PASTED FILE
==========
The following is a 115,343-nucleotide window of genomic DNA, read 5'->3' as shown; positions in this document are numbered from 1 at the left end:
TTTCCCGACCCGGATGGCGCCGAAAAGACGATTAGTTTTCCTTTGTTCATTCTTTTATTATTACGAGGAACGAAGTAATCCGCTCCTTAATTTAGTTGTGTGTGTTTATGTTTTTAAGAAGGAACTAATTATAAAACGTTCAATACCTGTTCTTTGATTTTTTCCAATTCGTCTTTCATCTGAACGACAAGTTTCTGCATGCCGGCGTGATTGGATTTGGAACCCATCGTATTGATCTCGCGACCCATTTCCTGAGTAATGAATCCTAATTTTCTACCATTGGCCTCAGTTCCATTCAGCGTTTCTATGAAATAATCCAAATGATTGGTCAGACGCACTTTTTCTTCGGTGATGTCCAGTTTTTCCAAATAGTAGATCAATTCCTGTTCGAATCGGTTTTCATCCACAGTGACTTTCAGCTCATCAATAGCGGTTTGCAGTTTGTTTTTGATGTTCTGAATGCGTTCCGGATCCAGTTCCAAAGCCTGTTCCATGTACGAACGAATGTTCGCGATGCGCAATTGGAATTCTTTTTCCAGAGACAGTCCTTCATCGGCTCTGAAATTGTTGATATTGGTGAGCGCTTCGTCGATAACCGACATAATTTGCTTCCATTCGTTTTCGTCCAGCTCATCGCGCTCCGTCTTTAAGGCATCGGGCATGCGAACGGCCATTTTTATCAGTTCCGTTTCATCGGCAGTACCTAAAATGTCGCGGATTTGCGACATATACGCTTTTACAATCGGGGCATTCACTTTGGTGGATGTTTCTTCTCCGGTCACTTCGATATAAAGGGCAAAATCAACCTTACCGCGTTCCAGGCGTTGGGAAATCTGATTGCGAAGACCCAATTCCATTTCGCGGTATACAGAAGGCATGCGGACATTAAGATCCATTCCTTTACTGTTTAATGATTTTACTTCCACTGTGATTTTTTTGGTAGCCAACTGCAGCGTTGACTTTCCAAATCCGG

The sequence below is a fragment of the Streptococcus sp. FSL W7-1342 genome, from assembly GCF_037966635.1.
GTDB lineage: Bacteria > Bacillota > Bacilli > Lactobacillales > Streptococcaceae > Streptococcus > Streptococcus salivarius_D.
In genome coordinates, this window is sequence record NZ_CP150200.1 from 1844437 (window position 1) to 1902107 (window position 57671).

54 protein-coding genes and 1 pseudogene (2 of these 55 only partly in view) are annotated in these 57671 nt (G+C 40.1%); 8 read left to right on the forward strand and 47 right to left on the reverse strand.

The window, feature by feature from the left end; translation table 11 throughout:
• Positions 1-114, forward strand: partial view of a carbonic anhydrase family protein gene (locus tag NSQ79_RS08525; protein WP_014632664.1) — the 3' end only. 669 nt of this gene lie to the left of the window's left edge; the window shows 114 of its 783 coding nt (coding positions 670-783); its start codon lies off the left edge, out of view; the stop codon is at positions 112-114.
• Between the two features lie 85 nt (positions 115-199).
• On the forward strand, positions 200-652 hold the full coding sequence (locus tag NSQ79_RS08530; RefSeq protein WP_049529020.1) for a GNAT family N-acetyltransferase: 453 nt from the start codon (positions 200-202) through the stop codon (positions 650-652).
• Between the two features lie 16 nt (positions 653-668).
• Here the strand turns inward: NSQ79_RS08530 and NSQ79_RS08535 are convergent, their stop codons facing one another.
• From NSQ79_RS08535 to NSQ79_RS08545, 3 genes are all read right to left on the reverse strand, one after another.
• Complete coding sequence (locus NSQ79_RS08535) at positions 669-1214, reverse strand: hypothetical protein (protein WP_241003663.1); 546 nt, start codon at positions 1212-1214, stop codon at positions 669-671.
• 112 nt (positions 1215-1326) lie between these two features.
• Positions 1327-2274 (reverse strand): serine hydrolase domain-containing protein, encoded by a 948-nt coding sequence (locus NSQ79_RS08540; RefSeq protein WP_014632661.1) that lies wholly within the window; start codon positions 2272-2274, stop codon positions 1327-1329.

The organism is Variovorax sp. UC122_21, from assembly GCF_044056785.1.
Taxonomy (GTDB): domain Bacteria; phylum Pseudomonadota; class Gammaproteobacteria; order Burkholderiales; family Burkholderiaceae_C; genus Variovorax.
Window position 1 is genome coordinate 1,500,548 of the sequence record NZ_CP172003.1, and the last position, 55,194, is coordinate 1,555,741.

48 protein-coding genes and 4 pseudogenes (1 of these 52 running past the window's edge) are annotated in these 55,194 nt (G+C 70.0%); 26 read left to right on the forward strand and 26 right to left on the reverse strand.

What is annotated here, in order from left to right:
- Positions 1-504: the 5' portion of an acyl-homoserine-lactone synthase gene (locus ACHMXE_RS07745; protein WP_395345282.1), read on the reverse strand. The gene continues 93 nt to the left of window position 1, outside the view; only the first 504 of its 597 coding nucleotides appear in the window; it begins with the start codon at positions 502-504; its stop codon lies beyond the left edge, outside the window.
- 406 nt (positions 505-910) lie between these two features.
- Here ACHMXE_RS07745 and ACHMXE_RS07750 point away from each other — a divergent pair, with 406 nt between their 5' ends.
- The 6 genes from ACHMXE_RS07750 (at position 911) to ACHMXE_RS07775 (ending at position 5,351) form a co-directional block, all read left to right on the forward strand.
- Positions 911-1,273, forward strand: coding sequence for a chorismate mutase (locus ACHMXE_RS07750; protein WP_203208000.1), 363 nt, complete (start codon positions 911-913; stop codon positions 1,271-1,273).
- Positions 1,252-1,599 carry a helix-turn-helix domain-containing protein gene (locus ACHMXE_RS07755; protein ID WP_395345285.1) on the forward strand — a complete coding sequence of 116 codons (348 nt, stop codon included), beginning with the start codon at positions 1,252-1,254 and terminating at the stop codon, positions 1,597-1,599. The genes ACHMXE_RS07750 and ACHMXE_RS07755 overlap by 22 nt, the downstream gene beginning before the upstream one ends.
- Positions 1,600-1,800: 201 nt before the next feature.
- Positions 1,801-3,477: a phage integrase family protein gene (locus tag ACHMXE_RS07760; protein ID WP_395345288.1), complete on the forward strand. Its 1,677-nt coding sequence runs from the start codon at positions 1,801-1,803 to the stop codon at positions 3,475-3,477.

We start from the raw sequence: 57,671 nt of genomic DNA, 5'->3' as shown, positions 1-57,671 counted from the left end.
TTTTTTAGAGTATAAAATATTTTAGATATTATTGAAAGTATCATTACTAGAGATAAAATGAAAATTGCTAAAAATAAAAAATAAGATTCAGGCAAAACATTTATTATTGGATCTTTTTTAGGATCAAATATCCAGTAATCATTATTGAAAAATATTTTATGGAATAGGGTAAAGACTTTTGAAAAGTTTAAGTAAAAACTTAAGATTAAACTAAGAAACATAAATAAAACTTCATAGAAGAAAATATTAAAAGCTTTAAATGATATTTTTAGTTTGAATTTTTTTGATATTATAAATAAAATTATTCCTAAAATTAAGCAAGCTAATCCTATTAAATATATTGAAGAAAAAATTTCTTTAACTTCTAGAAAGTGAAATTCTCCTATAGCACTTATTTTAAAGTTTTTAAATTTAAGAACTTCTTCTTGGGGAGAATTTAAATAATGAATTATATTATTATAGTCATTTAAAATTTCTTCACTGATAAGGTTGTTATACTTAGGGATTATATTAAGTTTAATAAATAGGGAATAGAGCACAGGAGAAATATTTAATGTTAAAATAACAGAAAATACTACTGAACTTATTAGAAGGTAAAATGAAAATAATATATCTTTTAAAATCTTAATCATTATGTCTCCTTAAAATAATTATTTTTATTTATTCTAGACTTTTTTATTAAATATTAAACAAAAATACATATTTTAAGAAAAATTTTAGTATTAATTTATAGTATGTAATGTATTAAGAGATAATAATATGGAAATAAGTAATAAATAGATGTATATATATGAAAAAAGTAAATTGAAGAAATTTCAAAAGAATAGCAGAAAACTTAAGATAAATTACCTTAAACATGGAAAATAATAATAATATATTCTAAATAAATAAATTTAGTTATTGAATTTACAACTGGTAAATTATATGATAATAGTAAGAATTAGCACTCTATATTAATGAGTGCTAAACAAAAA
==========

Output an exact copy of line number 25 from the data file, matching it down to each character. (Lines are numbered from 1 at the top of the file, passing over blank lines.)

- The 6 genes from ACHMXE_RS07750 (at position 911) to ACHMXE_RS07775 (ending at position 5,351) form a co-directional block, all read left to right on the forward strand.